Popular Science Magazine
An innovative nanotech “vaccine” has been proven to cure type 1 diabetes in mice, and paves the way to do the same for humans. A dose of therapeutic nanoparticles given to diabetic mice restored healthy sugar levels in the rodents.
The nanoparticles making up the vaccine, thousands of times smaller than the cells they act on, are coated with protein fragments that suppress the autoimmune response that’s characteristic of diabetes. Most importantly, unlike existing treatments for autoimmune disorders, the particles do all this without compromising the rest of the immune system.
In autoimmune diseases like type 1 diabetes, the body basically wages war on itself. “Essentially, there is an internal tug-of-war between aggressive T-cells that want to cause the disease [by destroying useful beta cells in the pancreas], and weaker T-cells that want to stop it from occurring,” said Dr. Pere Santamaria, the leader of the project. The nanovaccine helps to suppress the immune attacks by blocking the stimulus that causes the aggressive T-cells to attack.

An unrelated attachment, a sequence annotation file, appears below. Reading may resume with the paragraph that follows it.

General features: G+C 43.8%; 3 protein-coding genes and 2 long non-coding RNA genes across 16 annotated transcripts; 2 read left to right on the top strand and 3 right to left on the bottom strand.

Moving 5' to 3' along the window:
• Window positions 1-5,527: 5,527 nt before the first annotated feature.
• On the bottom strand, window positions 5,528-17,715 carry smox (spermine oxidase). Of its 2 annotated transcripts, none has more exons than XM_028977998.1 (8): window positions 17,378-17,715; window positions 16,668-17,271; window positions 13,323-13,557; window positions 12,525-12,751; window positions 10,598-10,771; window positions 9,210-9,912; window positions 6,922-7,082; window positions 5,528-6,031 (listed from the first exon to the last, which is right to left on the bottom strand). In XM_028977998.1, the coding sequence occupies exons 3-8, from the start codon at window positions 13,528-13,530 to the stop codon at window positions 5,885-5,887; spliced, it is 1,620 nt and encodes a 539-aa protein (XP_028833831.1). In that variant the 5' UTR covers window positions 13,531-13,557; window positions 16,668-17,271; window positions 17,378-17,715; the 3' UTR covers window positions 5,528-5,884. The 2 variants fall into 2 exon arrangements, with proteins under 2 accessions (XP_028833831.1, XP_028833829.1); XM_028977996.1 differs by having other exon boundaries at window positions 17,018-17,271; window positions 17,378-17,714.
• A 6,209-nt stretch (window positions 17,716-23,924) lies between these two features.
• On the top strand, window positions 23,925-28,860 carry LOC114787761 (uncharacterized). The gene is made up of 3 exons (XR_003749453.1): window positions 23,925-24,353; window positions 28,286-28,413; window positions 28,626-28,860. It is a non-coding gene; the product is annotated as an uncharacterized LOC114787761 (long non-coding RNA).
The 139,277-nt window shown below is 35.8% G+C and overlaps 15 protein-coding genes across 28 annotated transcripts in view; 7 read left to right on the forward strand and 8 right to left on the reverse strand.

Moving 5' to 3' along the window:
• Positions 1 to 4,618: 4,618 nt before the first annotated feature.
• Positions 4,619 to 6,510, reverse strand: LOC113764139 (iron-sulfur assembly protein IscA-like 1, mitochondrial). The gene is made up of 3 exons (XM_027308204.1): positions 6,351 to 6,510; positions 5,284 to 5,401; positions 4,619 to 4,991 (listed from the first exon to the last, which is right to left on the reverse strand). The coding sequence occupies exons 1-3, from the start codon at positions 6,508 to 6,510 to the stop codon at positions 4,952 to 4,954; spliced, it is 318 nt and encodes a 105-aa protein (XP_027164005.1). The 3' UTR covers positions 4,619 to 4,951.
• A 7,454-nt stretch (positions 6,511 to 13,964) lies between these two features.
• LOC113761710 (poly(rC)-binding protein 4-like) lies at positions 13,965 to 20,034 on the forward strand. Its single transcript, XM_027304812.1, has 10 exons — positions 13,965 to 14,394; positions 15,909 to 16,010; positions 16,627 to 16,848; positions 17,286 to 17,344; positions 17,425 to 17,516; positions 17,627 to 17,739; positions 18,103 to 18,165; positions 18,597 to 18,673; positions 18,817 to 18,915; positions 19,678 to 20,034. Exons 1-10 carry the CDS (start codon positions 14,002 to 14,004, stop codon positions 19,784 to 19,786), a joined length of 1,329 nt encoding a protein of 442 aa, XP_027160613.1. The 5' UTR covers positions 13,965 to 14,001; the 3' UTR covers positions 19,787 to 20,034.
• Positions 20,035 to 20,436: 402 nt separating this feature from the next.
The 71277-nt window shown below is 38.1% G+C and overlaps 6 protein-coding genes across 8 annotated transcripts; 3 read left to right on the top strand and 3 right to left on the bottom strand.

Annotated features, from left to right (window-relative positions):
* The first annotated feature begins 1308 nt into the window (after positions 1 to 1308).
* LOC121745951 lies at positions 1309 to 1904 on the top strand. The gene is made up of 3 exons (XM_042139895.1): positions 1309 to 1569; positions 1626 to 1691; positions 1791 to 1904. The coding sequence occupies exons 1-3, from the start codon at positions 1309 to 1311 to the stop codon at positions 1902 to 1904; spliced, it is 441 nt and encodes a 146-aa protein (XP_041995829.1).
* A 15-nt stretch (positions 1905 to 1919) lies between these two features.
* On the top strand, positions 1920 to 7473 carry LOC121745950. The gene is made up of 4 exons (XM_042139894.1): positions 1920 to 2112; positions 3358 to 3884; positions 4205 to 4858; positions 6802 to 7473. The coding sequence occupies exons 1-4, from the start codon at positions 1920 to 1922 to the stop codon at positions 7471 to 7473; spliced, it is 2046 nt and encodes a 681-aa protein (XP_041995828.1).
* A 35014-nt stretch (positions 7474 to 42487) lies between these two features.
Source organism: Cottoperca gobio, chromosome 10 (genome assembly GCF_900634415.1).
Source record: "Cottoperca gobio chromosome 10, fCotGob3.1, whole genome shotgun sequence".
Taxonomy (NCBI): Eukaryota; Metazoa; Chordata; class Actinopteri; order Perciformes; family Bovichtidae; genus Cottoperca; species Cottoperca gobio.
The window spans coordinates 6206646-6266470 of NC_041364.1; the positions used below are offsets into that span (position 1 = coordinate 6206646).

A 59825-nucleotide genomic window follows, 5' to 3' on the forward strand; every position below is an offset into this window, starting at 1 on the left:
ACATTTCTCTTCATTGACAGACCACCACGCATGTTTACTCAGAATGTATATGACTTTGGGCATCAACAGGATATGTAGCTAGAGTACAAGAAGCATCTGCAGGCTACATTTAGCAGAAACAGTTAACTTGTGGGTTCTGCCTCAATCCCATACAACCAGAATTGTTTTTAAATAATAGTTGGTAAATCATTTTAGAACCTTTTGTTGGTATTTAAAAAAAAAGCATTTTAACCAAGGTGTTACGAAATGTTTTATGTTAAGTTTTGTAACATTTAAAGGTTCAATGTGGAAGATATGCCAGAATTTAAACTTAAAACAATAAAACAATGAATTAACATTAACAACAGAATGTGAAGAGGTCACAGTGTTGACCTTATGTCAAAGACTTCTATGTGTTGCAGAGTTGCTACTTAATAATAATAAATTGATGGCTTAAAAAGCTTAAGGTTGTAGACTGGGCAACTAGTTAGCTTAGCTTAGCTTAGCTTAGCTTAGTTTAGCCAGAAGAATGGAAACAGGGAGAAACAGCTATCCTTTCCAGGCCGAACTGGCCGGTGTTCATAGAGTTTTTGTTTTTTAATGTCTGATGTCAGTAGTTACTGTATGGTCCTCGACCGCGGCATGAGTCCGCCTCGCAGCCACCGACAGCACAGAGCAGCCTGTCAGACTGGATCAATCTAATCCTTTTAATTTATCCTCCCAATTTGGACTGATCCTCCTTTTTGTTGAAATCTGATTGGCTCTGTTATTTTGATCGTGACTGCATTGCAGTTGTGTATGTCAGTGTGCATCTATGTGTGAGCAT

“The potential that nanoparticle vaccine therapy holds in reversing the immune attack without generally suppressing the immune system is significant,” said Dr. Teodora Staeva of the Juvenile Diabetes Research Foundation, which funded the research. “Dr. Santamaria’s research has provided both insight into pathways for developing new immunotherapies and proof-of-concept of a specific therapy that exploits these pathways for preventing and reversing type 1 diabetes.”
The technology behind the nanovaccine, following further research, may prove widely applicable to treat other autoimmune diseases, like arthritis and multiple sclerosis, as well.